The following videos are used in the Scratch eBooklet. We hope to add more tutorials and videos as we have time. The bottom of this web page also contains the start of an eBooklet that was originally planned to look at converting from Scratch to Python.
This video shows a way to test if the LEGO 51515 Robot Inventor set is compatible with your computer equipment.
What is contained within the LEGO Robot Inventor 51515 set?
This video shows you how to update the LEGO Robot Inventor's computer brick ("Hub") with LEGO's latest version of its firmware.
The aim of this tutorial is to build a very small LEGO Robot that we can make quickly. A quick build means that we can have fun coding much sooner. Let's start!
In this build, I use pieces from the LEGO Robot Inventor set. If you have a LEGO Spike set, you will have the same pieces, but they will have different colors.
In this video we demonstrate how to run Scratch connected to our Robot via USB, Scratch connected to our Robot via Bluetooth, Python connected to our Robot via USB, and Python connected to our Robot via Bluetooth. If these work, we can start on larger code projects with the confidence that the computer and Robot setup is very likely to be correct.
This is the first "Absolute Beginners" Challenge for our LEGO 51515 Robot. We imagine that an Alien Ambassador has arrived on Earth. Since we are uncertain if the Alien is warlike, we will send a robot to investigate.
But how to communicate with an Alien? We look at what is probably the most alien animal on Earth, and compare it to us. We then demonstrate how to approach the Alien (hopefully) safely, get a bit concerned, and retreat in panic!
Similar to 6 (Scratch) Approaching an Alien", except that the computer language Python is used.
This video demonstrates how to add two small wheels to the back of your TAZ1 Robot.
This is the second "Absolute Beginner's Challenge" for our LEGO 51515 Robot. We imagine that our Robot is a spaceship whose mission is to loop around the Moon and land safely back on Earth.
How could we teach our Robot to go "Around the Moon"? It is up to you to experiment and teach your robot to go Around the Moon yourself, and land safely back on earth...
TAZ1 is sent on a sample run "Around the Moon".
In this challenge, our pretend “floor” is divided into squares, and to “clean this floor" our Robot must pass over each square. Go to "Updates/Printable Downloads" for a sample Arena.
In this video we carefully show how to teach your TAZ1 Robot to clean the pretend floor.
If you have downloaded the PDF booklet shown at the top of this web page, pages 32 to 34 are a guide showing how to add this sensor to TAZ1. When we have added the color sensor to TAZ1, we can use this sensor to teach our Robot how to stop when it reaches a line.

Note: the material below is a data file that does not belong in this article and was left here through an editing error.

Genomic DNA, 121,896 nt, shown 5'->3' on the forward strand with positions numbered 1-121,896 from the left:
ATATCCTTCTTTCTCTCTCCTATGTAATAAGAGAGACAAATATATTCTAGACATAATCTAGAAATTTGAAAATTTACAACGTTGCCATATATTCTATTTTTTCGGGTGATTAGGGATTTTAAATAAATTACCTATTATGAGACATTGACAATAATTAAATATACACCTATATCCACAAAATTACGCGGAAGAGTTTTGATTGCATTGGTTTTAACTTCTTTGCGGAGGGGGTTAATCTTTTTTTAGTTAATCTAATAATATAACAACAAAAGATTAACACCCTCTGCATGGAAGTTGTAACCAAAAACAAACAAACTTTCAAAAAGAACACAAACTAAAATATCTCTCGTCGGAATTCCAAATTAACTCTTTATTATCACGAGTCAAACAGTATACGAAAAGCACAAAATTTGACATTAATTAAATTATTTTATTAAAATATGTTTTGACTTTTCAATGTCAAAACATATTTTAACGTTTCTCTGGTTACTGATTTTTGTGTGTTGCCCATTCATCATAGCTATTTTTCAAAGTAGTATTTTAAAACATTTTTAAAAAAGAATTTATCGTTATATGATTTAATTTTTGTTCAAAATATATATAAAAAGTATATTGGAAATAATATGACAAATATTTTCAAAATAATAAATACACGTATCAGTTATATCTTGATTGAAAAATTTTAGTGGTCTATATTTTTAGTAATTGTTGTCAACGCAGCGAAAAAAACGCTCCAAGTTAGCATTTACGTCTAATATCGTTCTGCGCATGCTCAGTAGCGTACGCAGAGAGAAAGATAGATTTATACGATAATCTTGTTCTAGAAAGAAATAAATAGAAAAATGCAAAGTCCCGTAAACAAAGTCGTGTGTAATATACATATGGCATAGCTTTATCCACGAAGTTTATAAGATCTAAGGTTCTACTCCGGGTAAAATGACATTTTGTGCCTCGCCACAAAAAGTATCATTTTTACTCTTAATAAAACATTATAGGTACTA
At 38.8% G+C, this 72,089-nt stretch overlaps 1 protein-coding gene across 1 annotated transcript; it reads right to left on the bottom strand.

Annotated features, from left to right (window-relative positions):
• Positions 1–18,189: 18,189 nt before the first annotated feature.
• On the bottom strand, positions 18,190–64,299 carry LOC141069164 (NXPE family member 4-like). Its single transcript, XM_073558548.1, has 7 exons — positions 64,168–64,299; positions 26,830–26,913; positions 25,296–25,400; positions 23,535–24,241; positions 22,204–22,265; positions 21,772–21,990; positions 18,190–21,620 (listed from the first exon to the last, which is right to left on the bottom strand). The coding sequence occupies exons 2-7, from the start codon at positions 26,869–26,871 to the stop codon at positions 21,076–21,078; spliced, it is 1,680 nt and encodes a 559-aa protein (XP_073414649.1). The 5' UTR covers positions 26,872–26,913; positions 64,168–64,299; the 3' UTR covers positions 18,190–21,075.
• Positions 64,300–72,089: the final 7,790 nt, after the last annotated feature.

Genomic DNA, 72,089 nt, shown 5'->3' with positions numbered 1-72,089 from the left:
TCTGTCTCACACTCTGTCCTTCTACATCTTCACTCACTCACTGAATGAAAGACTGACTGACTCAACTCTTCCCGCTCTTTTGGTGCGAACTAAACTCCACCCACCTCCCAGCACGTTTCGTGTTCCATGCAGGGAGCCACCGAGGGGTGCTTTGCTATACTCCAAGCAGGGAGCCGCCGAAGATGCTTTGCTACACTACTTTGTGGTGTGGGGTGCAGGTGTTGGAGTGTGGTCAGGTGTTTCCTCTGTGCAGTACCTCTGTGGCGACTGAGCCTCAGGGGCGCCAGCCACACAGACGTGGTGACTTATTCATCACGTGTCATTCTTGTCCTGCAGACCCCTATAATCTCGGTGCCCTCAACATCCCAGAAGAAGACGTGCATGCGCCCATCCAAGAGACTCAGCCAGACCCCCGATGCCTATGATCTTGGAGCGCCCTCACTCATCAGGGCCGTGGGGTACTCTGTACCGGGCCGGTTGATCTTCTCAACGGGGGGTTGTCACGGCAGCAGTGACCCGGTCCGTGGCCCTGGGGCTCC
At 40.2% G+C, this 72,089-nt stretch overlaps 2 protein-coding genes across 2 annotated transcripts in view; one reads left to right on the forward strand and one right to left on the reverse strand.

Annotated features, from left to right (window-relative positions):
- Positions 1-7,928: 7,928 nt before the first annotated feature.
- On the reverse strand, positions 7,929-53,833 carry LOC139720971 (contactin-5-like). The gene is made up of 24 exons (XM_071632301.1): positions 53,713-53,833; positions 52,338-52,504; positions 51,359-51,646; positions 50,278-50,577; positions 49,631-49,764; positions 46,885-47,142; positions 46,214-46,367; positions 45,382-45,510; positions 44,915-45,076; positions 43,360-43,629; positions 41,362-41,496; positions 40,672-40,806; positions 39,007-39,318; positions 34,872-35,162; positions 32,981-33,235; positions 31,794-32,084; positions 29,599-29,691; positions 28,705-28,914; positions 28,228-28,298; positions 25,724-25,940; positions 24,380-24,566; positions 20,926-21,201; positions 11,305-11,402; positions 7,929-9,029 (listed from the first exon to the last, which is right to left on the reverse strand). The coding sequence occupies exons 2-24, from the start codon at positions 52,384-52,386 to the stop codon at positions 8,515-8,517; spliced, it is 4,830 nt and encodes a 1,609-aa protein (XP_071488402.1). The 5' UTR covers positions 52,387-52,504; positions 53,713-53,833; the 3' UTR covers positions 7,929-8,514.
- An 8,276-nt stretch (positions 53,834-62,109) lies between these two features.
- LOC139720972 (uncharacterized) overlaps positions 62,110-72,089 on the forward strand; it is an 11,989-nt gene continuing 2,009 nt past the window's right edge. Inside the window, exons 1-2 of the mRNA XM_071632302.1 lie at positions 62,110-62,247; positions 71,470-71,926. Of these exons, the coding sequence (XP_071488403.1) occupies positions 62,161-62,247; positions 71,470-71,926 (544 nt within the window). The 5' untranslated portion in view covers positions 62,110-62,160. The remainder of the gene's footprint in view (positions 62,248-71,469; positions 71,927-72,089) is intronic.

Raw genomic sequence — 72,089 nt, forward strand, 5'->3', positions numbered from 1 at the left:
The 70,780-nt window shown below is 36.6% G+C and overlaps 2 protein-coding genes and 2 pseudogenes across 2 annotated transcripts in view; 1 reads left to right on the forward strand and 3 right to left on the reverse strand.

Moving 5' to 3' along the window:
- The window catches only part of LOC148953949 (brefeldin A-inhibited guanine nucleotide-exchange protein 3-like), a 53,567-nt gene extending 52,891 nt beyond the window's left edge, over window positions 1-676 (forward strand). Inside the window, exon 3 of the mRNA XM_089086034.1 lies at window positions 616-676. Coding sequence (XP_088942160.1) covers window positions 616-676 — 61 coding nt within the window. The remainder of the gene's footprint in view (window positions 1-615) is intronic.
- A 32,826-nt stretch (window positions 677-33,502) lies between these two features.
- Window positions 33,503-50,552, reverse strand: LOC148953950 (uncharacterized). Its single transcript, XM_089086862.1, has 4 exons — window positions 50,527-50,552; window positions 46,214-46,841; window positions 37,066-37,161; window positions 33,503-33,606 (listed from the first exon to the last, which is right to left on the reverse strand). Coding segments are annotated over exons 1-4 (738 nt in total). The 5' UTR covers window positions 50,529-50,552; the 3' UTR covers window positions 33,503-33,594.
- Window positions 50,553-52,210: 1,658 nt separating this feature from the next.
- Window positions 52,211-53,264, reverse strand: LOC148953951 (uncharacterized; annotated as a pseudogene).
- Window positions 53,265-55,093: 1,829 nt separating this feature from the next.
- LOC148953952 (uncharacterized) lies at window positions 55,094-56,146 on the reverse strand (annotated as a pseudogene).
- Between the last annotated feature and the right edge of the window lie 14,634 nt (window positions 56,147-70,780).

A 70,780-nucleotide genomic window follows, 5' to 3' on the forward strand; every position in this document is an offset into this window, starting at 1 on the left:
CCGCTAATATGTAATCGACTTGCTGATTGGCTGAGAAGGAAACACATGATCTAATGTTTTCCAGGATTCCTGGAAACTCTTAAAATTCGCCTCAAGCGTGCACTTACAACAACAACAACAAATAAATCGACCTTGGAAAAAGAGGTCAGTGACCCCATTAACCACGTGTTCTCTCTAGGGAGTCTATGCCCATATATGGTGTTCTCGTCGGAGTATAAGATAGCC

In this tutorial we show you how to teach your LEGO Robot Inventor 51515 Robot to Play SUMO using Scratch Code. If you are not in a classroom, and you do not have another Robot opponent, you can try pushing some toys out of the ring.
Teaching your robot to follow a line, all by itself, without you steering it, is one of the very first steps in teaching your robot some “artificial
This is called a “zig zag” or “bang bang” line follower method, that was widely used in student robot competitions featuring the older LEGO EV3 and LEGO NXT robots. It has the advantage of allowing an expert student to “tune” their robot’s “line following” performance to suit an individual competition arena, but has the disadvantage of requiring many trial runs to optimize the numbers used in the code.
In this tutorial we look at using the Computer Language Python and Bluetooth, instead of Scratch to "Approach The Alien". This tutorial assumes that you have already completed our "Approaching an Alien" Scratch tutorial, as it builds on this to step onwards to Python. Python is a more advanced coding language than Scratch and is widely used in Industry.
I was diverted off this project almost as soon as I had started it - and then LEGO cancelled sales of the "Robot Inventor" set, leaving the status of Python uncertain. I leave this here to remind myself that this is a worthwhile project, if I ever get time to tackle it.
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